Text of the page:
Participants met broadly inclusive and minimally exclusive criteria to enroll a representative sample. Men and women outpatients aged 18 to 75 years with a DSM-IV diagnosis of nonpsychotic MDD, with a baseline score of 14 or higher on the 17-item Hamilton Rating Scale for Depression (HRSD17)40 determined by the clinical research coordinator, and for whom the treating physician had determined that outpatient antidepressant treatment was safe and appropriate were enrolled. Exclusion criteria included a well-documented history of nonresponse or intolerability in the current major depressive episode to adequate doses41 of 1 or more medications used in the first 2 treatment steps; lifetime diagnosis of MDD with psychotic features, schizophrenia, schizoaffective disorder, or bipolar disorder; a current primary diagnosis of eating disorder or obsessive-compulsive disorder; presence of severe, unstable concurrent psychiatric conditions likely to require hospitalization within 6 months (eg, severe alcohol dependence with recent detoxification admissions); presence of concurrent medical or psychiatric conditions or concomitant medications that contraindicate a protocol treatment; and pregnancy or intent to conceive within the 9 months subsequent to study entry.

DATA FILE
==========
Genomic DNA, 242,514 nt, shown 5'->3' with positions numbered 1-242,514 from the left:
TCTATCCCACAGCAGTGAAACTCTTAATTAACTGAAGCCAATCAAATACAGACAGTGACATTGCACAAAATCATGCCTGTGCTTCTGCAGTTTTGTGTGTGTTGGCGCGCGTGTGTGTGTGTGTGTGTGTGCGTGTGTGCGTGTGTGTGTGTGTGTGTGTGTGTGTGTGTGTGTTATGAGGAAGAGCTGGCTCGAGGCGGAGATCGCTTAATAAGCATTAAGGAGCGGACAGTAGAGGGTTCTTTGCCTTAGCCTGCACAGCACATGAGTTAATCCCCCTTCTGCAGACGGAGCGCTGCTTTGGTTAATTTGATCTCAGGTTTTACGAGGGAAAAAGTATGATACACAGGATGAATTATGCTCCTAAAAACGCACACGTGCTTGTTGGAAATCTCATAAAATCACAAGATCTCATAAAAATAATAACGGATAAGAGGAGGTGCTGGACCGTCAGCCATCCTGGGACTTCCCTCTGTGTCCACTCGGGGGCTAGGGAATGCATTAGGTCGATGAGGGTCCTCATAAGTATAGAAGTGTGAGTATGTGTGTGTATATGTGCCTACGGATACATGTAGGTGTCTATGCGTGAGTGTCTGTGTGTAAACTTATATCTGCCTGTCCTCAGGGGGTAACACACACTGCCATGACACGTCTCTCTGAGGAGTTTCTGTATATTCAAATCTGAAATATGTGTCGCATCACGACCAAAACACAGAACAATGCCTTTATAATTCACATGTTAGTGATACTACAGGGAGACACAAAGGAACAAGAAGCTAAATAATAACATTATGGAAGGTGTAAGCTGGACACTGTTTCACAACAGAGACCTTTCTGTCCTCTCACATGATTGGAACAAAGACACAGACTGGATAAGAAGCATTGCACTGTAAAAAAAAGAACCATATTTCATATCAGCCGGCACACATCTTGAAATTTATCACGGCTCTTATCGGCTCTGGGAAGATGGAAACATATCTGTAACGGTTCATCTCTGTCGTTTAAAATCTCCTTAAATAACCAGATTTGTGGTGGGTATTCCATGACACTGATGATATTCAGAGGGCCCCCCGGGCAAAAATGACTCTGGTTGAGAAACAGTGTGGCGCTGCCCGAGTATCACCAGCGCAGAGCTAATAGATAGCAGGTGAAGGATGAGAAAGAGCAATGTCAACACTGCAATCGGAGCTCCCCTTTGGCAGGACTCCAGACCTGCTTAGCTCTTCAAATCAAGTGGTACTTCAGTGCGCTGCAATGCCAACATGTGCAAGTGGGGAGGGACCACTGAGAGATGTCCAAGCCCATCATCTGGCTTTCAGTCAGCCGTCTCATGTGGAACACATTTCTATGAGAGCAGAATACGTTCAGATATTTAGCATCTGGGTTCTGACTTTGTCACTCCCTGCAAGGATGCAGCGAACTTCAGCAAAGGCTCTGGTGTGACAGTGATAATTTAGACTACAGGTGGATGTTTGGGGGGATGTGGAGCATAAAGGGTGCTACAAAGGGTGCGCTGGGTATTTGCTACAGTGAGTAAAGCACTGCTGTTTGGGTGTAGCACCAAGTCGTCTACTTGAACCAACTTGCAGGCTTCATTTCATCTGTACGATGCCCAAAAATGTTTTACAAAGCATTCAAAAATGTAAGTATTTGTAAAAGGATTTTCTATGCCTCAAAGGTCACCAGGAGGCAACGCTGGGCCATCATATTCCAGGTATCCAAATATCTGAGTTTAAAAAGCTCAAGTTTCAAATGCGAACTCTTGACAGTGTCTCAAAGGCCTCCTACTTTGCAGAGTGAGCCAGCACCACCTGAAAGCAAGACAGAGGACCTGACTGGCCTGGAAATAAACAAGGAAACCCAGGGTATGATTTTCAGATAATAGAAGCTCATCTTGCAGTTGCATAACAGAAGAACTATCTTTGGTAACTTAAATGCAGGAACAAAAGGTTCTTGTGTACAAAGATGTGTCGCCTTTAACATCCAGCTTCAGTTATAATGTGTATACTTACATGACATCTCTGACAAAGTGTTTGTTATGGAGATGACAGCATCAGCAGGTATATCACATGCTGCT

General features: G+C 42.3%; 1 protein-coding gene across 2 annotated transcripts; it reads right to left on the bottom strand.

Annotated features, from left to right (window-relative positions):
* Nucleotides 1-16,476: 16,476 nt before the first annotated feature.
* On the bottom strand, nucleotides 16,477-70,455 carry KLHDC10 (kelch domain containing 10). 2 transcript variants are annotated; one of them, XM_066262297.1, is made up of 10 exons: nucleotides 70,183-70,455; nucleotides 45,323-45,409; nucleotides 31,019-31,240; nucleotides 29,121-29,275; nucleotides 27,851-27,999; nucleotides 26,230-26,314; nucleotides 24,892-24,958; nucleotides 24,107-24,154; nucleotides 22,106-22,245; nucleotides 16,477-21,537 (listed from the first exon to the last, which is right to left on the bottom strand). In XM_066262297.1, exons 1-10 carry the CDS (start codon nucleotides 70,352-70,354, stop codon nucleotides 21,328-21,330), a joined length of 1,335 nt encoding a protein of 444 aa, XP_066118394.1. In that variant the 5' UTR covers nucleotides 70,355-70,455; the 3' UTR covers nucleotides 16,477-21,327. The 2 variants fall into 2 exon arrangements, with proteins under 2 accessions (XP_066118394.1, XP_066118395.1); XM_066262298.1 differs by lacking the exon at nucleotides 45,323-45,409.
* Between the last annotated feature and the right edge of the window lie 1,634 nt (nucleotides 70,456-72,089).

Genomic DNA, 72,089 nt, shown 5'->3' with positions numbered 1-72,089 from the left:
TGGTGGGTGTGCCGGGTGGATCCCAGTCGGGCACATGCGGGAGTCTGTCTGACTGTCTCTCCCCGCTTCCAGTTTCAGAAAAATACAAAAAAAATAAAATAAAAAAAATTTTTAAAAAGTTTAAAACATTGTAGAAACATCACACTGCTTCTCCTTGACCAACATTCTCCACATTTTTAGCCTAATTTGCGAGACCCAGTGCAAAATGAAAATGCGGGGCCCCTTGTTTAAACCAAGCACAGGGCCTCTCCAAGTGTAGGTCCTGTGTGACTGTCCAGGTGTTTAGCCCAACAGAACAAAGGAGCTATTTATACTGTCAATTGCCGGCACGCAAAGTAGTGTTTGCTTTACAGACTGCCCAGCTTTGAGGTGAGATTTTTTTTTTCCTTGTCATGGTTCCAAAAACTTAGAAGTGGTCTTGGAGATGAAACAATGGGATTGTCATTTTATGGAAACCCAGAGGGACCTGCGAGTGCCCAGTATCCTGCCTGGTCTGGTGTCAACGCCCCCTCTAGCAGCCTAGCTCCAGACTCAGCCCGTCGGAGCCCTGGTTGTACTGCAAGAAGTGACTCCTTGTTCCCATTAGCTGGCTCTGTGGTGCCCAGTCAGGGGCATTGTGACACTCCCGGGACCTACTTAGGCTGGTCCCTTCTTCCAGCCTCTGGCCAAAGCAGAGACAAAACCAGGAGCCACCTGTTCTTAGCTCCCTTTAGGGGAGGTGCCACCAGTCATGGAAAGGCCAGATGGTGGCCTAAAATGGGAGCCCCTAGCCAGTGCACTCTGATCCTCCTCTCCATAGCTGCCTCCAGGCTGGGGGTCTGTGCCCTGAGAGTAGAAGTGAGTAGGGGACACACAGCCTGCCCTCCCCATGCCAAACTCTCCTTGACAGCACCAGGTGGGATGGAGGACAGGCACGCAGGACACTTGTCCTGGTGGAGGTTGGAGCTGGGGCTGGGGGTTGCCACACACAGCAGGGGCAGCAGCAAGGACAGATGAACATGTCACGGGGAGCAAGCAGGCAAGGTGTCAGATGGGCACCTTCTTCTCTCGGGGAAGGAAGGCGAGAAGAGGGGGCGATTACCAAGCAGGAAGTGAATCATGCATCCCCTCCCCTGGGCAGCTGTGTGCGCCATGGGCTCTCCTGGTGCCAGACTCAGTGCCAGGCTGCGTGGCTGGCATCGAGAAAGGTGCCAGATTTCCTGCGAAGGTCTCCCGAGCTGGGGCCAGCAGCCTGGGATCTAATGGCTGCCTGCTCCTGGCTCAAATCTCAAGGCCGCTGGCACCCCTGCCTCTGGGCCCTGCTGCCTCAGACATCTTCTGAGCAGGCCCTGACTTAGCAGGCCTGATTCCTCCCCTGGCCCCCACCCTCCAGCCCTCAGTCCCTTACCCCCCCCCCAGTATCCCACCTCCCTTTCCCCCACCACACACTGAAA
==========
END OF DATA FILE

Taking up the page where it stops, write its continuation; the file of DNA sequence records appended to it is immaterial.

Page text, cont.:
The clinical research coordinator at each study site completed the HRSD17 at baseline, reviewed inclusion and exclusion criteria, and completed the 16-item Quick Inventory of Depressive Symptomatology (QIDS-C16),42- 45 a clinician-rated scale that assesses 9 diagnostic symptoms and domains of MDD, at each visit. The research outcome assessor conducted a telephone interview with study participants within 72 hours of the baseline and subsequent visits to complete the baseline HRSD17 and the 30-item Inventory of Depressive Symptomatology–Clinician Rated (IDS-C30).46